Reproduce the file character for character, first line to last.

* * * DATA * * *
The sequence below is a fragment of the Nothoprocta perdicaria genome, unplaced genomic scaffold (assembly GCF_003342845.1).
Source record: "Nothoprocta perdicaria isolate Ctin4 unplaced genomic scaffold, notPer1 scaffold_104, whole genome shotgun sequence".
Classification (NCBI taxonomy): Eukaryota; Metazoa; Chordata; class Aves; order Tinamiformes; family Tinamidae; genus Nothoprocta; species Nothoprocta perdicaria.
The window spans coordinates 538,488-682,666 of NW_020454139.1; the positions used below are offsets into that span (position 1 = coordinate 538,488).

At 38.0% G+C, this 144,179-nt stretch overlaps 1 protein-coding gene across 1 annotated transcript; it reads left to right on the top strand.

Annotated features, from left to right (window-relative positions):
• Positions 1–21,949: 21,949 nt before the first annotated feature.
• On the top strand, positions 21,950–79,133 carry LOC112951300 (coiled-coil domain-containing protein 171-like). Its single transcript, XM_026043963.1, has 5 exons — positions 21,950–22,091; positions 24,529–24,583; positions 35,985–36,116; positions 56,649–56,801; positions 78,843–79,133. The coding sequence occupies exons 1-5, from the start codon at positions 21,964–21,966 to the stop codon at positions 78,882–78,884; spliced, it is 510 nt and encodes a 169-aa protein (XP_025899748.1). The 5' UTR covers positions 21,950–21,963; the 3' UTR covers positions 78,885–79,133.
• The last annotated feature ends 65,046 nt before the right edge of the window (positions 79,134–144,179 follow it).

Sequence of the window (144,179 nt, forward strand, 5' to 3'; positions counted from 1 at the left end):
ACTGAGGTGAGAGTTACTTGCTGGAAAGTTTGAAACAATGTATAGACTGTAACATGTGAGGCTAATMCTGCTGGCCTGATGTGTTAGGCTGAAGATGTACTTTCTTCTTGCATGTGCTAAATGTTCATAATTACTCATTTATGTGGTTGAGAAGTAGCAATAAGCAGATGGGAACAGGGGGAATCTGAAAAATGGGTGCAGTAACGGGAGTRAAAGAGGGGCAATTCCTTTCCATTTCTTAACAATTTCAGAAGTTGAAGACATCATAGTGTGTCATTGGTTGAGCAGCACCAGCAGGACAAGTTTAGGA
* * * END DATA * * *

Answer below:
The sequence below is a fragment of the Nothoprocta perdicaria genome, unplaced genomic scaffold (assembly GCF_003342845.1).
Source record: "Nothoprocta perdicaria isolate Ctin4 unplaced genomic scaffold, notPer1 scaffold_104, whole genome shotgun sequence".
Classification (NCBI taxonomy): Eukaryota; Metazoa; Chordata; class Aves; order Tinamiformes; family Tinamidae; genus Nothoprocta; species Nothoprocta perdicaria.
The window spans coordinates 538,488-682,666 of NW_020454139.1; the positions used below are offsets into that span (position 1 = coordinate 538,488).

At 38.0% G+C, this 144,179-nt stretch overlaps 1 protein-coding gene across 1 annotated transcript; it reads left to right on the top strand.

Annotated features, from left to right (window-relative positions):
• Positions 1–21,949: 21,949 nt before the first annotated feature.
• On the top strand, positions 21,950–79,133 carry LOC112951300 (coiled-coil domain-containing protein 171-like). Its single transcript, XM_026043963.1, has 5 exons — positions 21,950–22,091; positions 24,529–24,583; positions 35,985–36,116; positions 56,649–56,801; positions 78,843–79,133. The coding sequence occupies exons 1-5, from the start codon at positions 21,964–21,966 to the stop codon at positions 78,882–78,884; spliced, it is 510 nt and encodes a 169-aa protein (XP_025899748.1). The 5' UTR covers positions 21,950–21,963; the 3' UTR covers positions 78,885–79,133.
• The last annotated feature ends 65,046 nt before the right edge of the window (positions 79,134–144,179 follow it).

Sequence of the window (144,179 nt, forward strand, 5' to 3'; positions counted from 1 at the left end):
ACTGAGGTGAGAGTTACTTGCTGGAAAGTTTGAAACAATGTATAGACTGTAACATGTGAGGCTAATMCTGCTGGCCTGATGTGTTAGGCTGAAGATGTACTTTCTTCTTGCATGTGCTAAATGTTCATAATTACTCATTTATGTGGTTGAGAAGTAGCAATAAGCAGATGGGAACAGGGGGAATCTGAAAAATGGGTGCAGTAACGGGAGTRAAAGAGGGGCAATTCCTTTCCATTTCTTAACAATTTCAGAAGTTGAAGACATCATAGTGTGTCATTGGTTGAGCAGCACCAGCAGGACAAGTTTAGGA